A collection of human cell-lined boxes successfully reproduced the female menstrual cycle, marking another step forward for so-called “organs-on-a-chip.”
Researchers at Northwestern Medicine have re-created the organs of the female reproductive system in an artificial environment and linked them together. By pumping a blood-like medium through their system, they coaxed the tissues into normal functionality, which includes the production of hormones and other chemicals that regulate menstruation. The reproductive system on a chip will act as a model to help researchers understand diseases like endometriosis and fibroids, as well as cancer and infertility.
The system, called EVATAR, is the result of a collaboration between several researchers at Northwestern, each of whom developed a different organ to be ultimately linked together. The entire artificial reproductive system is small enough to be held in one hand, and consists of a series of cubes connected by small hoses. Each cube corresponds to a different organ — ovaries, fallopian tubes, uterus, cervix, vagina and liver — and consists of a series of channels and chambers lined with cells kept alive with a nourishing artificial medium. A series of pumps mimics circulation, which allows the different organs to communicate with each other through hormones.
Most of the cells that went into the system were obtained from actual women during surgery, as opposed to being grown from stem cells, adding another level of authenticity to the system. Only the ovary cells came from a mouse.
In a paper published in Nature Communications Tuesday researchers were able to keep their system working for a month, long enough to produce a full menstrual cycle, as measured by the release of hormones that mark the beginning and end of the 28-day cycle. The system wasn’t meant to actually fertilize and shelter an egg, though. The researchers were just looking to see if they could reproduce the hormonal fluctuations that accompany the cycle, imbalances in which have been implicated in a range of conditions affecting the reproductive organs.
“This will help us develop individualized treatments and see how females may metabolize drugs differently from males,” said lead investigator Teresa Woodruff in a statement. “This mimics what actually happens in the body. In 10 years, this technology, called microfluidics, will be the prevailing technology for biological research.”
Reproducing a complex process like menstruation indicates that the various organs and tissues are all functioning properly, and paves the way for drug tests using the artificial system. While it may be amazing to recreate our bodies internal conditions on a chip, what researchers really want to do is see what happens when we upset the system.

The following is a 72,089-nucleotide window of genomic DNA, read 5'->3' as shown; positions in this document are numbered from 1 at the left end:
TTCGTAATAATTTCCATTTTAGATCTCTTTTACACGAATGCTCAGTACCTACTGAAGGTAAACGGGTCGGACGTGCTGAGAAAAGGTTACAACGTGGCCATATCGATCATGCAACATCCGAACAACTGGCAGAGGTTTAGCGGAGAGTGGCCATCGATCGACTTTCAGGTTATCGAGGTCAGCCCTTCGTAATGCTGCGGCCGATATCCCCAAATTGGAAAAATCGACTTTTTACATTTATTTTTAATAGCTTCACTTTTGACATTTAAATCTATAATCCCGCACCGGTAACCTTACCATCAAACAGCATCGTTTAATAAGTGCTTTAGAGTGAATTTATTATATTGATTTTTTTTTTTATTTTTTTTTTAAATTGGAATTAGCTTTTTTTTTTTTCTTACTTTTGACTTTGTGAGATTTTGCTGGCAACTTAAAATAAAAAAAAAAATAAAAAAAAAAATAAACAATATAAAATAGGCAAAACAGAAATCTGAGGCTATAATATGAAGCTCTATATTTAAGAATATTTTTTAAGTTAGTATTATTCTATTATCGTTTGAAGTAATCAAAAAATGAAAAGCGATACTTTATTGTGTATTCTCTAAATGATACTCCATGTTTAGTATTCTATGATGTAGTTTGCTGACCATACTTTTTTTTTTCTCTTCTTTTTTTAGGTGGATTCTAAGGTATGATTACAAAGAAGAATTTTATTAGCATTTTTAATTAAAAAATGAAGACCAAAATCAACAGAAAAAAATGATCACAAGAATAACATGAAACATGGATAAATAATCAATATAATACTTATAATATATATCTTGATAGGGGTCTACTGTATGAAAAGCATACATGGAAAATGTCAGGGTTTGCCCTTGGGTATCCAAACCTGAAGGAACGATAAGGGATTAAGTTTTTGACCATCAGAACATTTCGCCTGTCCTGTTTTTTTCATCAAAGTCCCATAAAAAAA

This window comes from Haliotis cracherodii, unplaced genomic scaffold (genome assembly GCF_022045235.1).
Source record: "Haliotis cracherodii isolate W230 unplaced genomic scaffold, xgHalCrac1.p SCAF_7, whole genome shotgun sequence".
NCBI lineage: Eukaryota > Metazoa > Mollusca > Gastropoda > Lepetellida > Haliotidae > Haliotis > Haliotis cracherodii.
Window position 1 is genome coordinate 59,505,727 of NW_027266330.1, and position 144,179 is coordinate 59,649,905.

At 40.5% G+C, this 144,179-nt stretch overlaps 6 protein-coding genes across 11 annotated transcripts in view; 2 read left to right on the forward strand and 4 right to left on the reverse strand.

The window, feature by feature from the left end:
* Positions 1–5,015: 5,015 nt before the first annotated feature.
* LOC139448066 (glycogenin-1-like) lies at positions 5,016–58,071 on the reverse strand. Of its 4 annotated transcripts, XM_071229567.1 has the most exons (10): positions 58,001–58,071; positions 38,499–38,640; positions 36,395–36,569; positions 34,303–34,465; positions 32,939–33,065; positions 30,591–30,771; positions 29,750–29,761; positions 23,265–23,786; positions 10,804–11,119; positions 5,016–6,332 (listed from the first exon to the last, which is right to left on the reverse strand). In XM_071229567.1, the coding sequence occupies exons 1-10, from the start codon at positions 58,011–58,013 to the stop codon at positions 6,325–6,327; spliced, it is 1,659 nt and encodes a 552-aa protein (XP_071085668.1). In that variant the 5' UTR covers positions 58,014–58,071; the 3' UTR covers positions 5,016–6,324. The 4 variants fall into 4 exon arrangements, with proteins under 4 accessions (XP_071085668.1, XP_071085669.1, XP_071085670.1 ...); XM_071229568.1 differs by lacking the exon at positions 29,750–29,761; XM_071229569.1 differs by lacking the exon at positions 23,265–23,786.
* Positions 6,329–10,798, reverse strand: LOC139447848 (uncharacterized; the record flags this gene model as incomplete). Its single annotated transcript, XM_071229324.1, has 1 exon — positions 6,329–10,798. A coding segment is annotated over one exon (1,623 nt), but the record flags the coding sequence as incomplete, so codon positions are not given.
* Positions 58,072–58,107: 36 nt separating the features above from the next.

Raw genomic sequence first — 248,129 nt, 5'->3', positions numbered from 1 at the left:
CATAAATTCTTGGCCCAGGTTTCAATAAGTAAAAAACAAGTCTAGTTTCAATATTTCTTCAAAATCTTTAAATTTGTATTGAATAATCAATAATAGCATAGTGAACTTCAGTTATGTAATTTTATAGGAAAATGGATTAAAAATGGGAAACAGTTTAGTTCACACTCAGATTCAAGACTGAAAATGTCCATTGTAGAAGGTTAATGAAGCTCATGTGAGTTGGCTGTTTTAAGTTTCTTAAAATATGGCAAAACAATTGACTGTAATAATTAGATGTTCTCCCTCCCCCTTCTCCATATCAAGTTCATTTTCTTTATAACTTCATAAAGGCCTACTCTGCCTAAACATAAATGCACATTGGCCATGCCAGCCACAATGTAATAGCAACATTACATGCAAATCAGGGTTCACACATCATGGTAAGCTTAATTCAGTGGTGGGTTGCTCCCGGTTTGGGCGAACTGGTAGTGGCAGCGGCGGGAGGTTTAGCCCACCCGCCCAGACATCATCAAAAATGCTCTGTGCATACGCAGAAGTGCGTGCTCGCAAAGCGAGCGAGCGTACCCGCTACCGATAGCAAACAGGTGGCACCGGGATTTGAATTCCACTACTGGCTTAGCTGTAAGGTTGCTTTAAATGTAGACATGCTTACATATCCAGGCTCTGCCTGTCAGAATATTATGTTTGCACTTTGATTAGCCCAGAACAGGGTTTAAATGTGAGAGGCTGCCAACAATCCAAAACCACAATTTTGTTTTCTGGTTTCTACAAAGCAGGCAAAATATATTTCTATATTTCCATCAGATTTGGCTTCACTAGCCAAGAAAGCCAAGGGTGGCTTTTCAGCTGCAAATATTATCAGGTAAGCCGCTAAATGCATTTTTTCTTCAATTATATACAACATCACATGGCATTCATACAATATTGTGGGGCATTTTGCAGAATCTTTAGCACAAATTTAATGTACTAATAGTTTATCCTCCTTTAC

Organs-on-a-chip are so exciting because they will allow researchers to introduce new drugs to simulated systems and see how they interact, in addition to simulating diseases to watch how they affect our bodies. Very few drugs ever make it past human trials, partly because researchers must exercise the utmost caution when experimenting on humans. Using an artificial organ, or system of organs, could speed the process up immeasurably. Organs-on-a-chip could also be used to personalize treatments. By creating a system with a patient’s own cells, researchers can test interventions tailored specifically to their needs.
In the past, researchers have experimented with cells grown in a dish. Cells don’t always behave the same way outside of our bodies, however. The sum total of the conditions inside our bodies, called the microenvironment, plays an important though dimly understood role in regulating how our cells react. Putting our cells inside an environment that more closely mimics the insides of our bodies gets us one step closer to fully modeling a human body.
This current work is a step forward for organ-on-a-chip technology, but it’s still not a whole body. Parts of our bodies that the researchers haven’t included in their model, such as the immune system, could play a role in affecting reproductive health as well. This is why researchers one day hope to build entire bodies on a chip to fully capture the complexity of our physiologies. What began with organs has expanded to organ systems, with the rest still to come.